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Art & Desgin

Marià Castelló creates geometric three-volume home on Formentera

Spanish architecture studio Marià Castelló has built a three-volume home with ceramic vaulted ceilings on the Mediterranean island of Formentera.


Located on an agricultural plot in a rural area of Formentera – one of the Balearic Islands – Es Pou is a single-storey two-bedroom home.

Top: Marià Castelló designed the white house on Formentera. Above: the home has a cubic design

Built on the western side of the site, the south-facing home was positioned alongside a cluster of trees that shades the building.

Marià Castelló split the striking home into three white-rectangular volumes that each contain one of the building’s functions.

“The proposal is divided into three volumes, which order the program while providing it with a smaller grain and in accordance with the scale of the landscape,” Marià Castelló told Dezeen.

It has an outdoor kitchen by Maria Castello
The first volume contains an open-air living space

The first volume, which is the smallest of the three, contains a sheltered porch that acts as a transitional space between the interior and exterior.

The second volume contains an open-plan living space, while the third houses the bedrooms.

It has a ceramic vaulted ceiling by Maria Castello
The living area visually extends to the porch

Terracotta tiles were used for the floors of each volume, linking the porch with the living spaces via a stepping stone-like platform.

The interior of the second volume has an open-plan arrangement that contains a small kitchen, dining space and living area.

An earthy material palette and white painted walls unify the interior with the exterior while glass doors visually extend the living space toward the porch and wheat fields.

A Mallorcan-style ceramic vaulted ceiling stretches across the space contrasting with the regularity of the rectangular plan.

Terracotta tiles cover the floor of the home by Maria Castello
Pale wood was used for cabinetry

“From the inside and through the porch, deep perspectives are discovered towards the flat landscape of wheat and oat fields, where the soft and warm colour of the earth and the muted greens of the almond and fig trees predominate,” said Castelló.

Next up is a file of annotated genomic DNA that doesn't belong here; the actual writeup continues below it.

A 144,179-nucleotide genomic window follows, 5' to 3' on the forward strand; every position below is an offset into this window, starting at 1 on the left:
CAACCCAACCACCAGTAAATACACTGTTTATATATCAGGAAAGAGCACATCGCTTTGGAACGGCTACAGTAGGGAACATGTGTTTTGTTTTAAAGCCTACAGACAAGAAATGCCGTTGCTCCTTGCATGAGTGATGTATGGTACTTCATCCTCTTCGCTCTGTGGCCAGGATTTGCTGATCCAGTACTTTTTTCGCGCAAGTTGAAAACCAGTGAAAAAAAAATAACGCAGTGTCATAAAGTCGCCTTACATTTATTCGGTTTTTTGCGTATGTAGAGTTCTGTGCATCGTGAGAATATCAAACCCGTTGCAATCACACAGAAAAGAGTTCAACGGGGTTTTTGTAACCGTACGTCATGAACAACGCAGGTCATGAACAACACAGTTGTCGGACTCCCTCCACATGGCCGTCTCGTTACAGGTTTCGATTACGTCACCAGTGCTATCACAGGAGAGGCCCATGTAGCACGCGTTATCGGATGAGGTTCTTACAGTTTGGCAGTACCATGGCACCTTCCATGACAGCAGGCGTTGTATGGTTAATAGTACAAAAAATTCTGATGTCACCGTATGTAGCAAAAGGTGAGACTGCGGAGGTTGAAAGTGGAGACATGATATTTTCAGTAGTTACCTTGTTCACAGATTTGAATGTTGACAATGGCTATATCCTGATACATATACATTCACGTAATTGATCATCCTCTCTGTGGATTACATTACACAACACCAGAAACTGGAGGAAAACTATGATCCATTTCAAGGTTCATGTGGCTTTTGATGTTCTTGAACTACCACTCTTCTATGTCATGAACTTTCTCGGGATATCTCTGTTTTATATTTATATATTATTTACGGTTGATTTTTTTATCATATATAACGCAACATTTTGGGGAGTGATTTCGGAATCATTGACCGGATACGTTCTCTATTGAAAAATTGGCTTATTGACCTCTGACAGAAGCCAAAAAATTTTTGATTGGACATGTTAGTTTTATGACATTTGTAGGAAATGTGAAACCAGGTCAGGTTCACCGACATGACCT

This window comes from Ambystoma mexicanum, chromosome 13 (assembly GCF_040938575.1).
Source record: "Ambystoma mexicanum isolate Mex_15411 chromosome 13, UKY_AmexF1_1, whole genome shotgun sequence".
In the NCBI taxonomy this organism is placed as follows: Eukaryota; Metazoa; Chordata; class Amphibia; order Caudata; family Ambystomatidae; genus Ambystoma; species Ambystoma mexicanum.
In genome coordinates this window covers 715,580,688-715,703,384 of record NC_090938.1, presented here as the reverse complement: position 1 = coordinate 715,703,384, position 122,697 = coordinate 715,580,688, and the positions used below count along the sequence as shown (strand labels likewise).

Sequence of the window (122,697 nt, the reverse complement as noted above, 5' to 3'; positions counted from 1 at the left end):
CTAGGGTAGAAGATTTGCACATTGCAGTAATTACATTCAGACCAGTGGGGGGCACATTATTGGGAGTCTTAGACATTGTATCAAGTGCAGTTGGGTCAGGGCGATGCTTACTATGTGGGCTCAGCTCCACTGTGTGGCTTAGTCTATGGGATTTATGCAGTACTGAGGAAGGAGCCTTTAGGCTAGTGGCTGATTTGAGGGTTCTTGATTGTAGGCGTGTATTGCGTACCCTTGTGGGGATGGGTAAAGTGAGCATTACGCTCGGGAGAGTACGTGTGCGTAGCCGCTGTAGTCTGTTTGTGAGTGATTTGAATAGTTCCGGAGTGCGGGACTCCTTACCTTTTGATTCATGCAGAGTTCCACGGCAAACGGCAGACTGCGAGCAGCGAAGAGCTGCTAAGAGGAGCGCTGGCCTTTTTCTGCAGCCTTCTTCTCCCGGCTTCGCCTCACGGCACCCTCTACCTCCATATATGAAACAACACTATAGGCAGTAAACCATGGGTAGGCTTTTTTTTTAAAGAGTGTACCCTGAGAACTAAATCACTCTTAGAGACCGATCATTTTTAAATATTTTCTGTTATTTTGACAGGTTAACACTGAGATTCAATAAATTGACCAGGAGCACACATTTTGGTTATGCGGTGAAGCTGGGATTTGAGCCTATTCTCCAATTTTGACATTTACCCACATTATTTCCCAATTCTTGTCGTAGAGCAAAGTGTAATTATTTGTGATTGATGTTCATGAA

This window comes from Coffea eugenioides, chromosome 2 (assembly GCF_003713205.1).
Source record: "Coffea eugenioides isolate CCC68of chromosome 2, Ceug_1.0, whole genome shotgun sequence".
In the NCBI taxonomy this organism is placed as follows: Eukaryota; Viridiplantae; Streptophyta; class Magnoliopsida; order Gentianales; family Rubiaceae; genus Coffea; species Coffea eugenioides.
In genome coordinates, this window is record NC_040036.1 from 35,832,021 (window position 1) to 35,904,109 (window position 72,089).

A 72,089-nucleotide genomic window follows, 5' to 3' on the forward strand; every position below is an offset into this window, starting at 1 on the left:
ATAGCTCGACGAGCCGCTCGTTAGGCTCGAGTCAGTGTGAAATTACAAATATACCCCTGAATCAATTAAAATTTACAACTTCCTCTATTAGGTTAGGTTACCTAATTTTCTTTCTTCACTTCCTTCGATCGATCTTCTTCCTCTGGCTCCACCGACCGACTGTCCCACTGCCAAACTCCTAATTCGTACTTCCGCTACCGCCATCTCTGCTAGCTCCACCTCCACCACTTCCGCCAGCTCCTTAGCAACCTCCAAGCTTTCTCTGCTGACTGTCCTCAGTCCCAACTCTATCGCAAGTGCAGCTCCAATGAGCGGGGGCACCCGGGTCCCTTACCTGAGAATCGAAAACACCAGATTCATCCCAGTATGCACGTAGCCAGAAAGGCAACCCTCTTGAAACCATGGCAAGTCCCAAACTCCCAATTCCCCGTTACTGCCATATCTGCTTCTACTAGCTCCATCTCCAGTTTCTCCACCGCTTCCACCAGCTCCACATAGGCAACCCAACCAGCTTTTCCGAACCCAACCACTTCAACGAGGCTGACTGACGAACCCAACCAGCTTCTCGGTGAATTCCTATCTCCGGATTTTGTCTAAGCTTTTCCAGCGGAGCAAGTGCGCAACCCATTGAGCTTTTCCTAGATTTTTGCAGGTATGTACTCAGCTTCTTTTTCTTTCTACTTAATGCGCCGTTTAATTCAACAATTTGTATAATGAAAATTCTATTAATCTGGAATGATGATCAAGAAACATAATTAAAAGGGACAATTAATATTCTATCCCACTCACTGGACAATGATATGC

“The light, colour, and material from the outside enter the interior of the house thanks to ceramics and wood, two noble materials that are combined in a subtle and timeless way.”

Pale wood was used for door frames and windows by Maria Castello
Latticed corridors allow light to dapple into the home

Connecting the two volumes is a space enclosed by terracotta-lattice walls that forms a light-filled corridor between the living and bedroom spaces.

The sleeping block contains two bedrooms that are finished with the same earthy material palette as the rest of the house. Terracotta tiles extend up the wall to frame sleeping areas, while pale wood was used to create storage areas.

The bedroom has a tiled baseboard by Maria Castello
Tiles extend across the wall

“The materials were chosen to get the highest harmony and balance from the architecture to the interior design details,” he explained.

“We also valued the environmental footprint, selecting them the closest we could get from our location.”

It has built in stoarge
An earthy palette unifies the home

Marià Castelló is an architecture studio that was founded in 2002. It creates work that focuses on sustainability and natural landscapes.

Other homes that were informed by the surrounding landscapes include this home by Mold that was embedded into the hillside and this mirrored off-grid cabin in the Los Picachos highlands.

Photography is by Marià Castelló.


Project credits:

Construction managers: Lorena Ruzafa and Marià Castelló
Building engineer: José Luís Velilla Lon
Structural engineer: Ferran Juan Nicolau
Facilities engineer: Javier Colomar Riera
Design team: Lorena Ruzafa y Marga Ferrer
Builder: Toni 13


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